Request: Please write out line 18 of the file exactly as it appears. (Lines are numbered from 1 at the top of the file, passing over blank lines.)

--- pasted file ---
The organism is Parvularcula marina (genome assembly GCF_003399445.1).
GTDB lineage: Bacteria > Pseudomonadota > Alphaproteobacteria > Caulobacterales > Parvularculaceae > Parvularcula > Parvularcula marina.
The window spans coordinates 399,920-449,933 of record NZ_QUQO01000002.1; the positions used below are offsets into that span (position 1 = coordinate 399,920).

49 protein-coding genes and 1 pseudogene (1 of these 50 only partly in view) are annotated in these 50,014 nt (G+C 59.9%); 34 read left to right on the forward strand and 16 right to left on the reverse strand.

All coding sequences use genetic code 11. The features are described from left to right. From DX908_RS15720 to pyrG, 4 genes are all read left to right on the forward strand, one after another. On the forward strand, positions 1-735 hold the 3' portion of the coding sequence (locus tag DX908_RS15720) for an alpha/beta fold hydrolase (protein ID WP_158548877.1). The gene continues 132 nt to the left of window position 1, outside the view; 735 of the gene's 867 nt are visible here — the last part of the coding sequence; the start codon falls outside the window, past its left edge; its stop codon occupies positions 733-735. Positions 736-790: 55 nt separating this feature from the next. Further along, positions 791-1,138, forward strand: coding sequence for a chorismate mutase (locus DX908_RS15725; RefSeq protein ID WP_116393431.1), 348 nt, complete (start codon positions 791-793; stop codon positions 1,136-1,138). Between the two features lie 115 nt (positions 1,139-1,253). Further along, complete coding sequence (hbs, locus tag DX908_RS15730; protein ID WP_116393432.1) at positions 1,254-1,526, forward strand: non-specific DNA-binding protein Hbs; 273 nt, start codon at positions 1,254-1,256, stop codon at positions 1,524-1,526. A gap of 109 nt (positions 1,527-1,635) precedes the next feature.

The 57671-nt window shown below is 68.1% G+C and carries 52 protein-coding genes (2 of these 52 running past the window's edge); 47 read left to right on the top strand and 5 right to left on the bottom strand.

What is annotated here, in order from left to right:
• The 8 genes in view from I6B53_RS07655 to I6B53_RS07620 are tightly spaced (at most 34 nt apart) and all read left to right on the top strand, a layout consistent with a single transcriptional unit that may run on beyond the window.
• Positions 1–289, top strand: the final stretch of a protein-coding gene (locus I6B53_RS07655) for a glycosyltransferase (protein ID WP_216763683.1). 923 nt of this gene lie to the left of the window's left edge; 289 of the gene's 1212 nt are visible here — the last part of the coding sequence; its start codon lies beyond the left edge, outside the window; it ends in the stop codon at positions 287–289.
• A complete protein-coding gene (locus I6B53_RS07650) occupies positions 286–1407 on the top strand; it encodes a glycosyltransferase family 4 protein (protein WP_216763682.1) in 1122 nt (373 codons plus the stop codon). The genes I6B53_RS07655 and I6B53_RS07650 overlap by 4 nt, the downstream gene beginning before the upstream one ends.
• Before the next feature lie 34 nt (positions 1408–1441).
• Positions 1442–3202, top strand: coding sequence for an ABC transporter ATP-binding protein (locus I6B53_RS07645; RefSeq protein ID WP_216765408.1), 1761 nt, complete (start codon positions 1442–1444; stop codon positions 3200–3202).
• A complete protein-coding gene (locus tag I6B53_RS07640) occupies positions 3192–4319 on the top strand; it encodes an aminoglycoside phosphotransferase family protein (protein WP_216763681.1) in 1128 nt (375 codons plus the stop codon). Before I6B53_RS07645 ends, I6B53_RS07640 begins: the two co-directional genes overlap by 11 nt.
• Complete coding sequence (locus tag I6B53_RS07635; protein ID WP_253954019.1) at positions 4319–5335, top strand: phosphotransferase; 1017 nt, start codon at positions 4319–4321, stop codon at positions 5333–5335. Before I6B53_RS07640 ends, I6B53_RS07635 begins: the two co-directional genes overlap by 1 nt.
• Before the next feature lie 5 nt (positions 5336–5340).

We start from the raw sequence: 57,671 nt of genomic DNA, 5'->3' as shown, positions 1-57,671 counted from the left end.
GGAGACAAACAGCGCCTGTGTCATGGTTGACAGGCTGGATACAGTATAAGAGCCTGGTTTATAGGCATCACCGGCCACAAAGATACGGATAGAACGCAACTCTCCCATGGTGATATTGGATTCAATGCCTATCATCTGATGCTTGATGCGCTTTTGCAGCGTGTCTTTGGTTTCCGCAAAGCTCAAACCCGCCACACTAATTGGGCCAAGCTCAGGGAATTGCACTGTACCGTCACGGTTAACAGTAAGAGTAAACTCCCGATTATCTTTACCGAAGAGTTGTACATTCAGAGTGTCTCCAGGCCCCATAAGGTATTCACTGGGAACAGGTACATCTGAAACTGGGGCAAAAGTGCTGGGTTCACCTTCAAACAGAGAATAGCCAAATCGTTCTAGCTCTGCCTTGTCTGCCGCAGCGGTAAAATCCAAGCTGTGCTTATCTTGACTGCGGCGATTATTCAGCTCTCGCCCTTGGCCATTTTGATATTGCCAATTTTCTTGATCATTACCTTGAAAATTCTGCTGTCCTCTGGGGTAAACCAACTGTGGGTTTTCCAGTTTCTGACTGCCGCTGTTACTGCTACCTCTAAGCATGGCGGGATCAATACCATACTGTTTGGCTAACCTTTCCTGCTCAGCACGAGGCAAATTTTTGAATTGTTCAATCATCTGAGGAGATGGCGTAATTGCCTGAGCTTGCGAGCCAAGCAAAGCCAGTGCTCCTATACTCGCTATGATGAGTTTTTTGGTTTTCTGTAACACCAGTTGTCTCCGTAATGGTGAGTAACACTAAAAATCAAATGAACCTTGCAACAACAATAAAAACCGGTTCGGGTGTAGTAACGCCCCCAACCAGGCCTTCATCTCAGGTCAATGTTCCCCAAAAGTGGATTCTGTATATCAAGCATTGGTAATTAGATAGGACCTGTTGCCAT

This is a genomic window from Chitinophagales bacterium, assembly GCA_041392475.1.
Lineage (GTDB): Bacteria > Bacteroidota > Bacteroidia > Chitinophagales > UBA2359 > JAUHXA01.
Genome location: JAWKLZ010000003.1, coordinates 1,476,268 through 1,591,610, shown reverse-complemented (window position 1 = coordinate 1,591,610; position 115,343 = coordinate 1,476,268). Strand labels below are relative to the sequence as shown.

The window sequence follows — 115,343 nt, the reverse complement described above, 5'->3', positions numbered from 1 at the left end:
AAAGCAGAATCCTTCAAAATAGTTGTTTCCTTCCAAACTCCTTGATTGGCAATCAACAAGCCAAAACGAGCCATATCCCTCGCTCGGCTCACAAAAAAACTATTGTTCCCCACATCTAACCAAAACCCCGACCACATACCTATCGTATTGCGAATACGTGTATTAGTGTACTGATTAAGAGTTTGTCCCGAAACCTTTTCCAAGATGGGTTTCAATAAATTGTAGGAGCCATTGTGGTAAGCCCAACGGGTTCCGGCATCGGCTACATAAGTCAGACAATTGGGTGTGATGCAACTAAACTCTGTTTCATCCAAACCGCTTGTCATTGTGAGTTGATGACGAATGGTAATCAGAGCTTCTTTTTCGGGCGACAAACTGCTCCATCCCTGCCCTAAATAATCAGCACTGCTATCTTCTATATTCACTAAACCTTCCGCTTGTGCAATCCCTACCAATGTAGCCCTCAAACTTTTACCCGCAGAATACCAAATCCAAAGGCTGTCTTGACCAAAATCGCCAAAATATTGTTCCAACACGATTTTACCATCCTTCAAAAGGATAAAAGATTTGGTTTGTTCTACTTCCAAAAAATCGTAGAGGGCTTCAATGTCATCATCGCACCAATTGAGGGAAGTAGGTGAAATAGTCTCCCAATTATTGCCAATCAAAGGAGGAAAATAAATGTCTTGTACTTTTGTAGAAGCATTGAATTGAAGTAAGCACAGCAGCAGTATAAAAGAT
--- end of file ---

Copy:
This is a genomic window from Chitinophagales bacterium, assembly GCA_041392475.1.